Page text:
Columbus, Ohio (April 11, 2018) – Ohio State Representatives took action today that could positively impact children, families, farmers, businesses, schools and universities, and hospitals across the Buckeye State for years to come by voting to approve House Bill 378.
The bi-partisan bill, introduced by Representatives Ryan Smith (R-Dist. 93) and Jack Cera (D-Dist. 96), seeks to create a $50 million per annum grant program for broadband expansion projects and programs throughout Ohio using existing funding through the Ohio Third Frontier bond revenue.
It passed out of the House with a 79 to 11 vote, with 9 Representatives abstaining.
“Today’s overwhelming bipartisan support of HB378 demonstrates Ohio’s resolve not to fall behind in encouraging and supporting broadband infrastructure investment, especially in the hardest to serve areas. Broadband is no longer a luxury. It is just as important as roads and bridges,” said Rep. Smith.
“It’s time for Ohio to join other states in realizing the importance of broadband and make a commitment that all of our residents have adequate access,” said Rep. Cera. “Unless we move forward on broadband, we will not move forward as a state.”
The bill now goes to the Senate, and, if passed, it would mean bringing access to the most underserved areas of Ohio. It would form a Broadband Development Grant Program overseen by the Ohio Development Services Agency (DSA). The agency would award grants of up to $5 million to private businesses, political subdivisions, nonprofit entities, and co-ops to build broadband infrastructure in unserved areas of the state.
“Think about what not having access means for Ohioans,” said Stu Johnson, Executive Director of Connect Ohio, a subsidiary of Connected Nation. “Children are unable to complete their homework assignments, parents are unable to access cheaper goods or work from home to save on child care, farmers can’t monitor their crops properly or sell for the best prices, and businesses are left unable to compete.”
Johnson as well as representatives from Ohio universities and economic development groups testified before the Ohio House Finance Committee throughout eight public hearings emphasizing the importance of supporting HB 378 and expanding broadband across the state.
“It is not unusual for residents of Appalachia to travel more than an hour and a half for common specialty health care needs,” Richard Hodges, a visiting professor at Ohio University’s College of Health Sciences and Professions, said in his testimony before the committee. “Technology offers solutions to the health care access problems facing Appalachia. But the lack of broadband service is a considerable barrier to extending the benefits of technology to people in that area.”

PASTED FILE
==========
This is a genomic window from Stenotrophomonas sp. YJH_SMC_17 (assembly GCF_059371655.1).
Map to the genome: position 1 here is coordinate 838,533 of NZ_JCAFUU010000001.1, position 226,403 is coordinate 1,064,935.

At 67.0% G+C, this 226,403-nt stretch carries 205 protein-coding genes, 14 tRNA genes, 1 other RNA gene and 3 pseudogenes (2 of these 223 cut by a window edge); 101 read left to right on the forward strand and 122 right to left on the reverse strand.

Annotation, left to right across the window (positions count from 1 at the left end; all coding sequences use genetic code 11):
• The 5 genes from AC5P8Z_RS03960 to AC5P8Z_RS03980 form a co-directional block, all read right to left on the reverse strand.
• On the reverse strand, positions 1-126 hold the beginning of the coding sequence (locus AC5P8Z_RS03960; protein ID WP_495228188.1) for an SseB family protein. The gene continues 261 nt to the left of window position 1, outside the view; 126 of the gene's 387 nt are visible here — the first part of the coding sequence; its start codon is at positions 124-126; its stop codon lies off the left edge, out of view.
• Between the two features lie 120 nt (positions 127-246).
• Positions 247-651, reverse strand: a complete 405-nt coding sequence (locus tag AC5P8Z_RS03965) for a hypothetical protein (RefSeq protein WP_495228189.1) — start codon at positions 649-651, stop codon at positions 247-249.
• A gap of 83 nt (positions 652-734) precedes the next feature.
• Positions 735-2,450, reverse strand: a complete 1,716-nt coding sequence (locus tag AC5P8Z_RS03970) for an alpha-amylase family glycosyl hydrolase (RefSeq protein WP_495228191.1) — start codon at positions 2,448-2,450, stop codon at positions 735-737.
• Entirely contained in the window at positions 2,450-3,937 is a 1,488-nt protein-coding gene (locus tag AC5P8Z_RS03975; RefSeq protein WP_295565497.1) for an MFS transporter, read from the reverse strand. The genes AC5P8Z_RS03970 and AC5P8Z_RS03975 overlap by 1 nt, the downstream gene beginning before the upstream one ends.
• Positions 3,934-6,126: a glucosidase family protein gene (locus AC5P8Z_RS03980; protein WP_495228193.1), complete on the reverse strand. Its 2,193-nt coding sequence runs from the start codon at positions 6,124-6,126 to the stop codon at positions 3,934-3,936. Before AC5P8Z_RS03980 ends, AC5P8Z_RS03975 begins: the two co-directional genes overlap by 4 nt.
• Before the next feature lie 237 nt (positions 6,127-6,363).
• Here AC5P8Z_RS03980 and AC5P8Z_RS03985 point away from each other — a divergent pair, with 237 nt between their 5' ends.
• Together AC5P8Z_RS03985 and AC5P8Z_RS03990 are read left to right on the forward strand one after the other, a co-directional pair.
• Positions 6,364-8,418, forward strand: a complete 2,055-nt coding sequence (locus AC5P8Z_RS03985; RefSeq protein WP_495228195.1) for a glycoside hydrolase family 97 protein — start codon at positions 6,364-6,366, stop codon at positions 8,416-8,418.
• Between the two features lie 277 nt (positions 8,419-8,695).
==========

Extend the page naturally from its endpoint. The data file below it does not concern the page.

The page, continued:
More than 300,000 households in rural Ohio have no broadband access at all. An additional 2.1 million households are served by only a single broadband provider, meaning that more than half of all Ohio households either have no provider choice or no access at all. In Appalachia, the Digital Divide is even more pronounced, where nearly 1 in 4 households have no access beyond costly satellite and slow dial-up service.
“This bill is absolutely critical to Ohio’s future. There is not one sector of society that is not impacted by access to broadband,” Johnson told the committee members. “When you expand broadband, you expand the possibilities of Ohioans who can improve their lives with access to health care resources, government services, education, economic opportunities and more. Everyone belongs in a Connected Nation.”
For more on HB 378, head to https://www.legislature.ohio.gov/legislation/legislation-summary?id=GA132-HB-378.
Contact: Stuart Johnson, Connect Ohio
Email: [email protected]
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Connect Ohio is the local subsidiary of Connected Nation: Our mission is to improve lives by providing innovation solutions that expand access, adoption, and use of high-speed internet and its related technology to all people. Everyone belongs in a Connected Nation.
Connected Nation works with consumers, local community leaders, states, technology providers, and foundations to develop and implement technology expansion programs with core competencies centered on a mission to improve digital inclusion for people and places previously underserved or overlooked. For more information, please visit:
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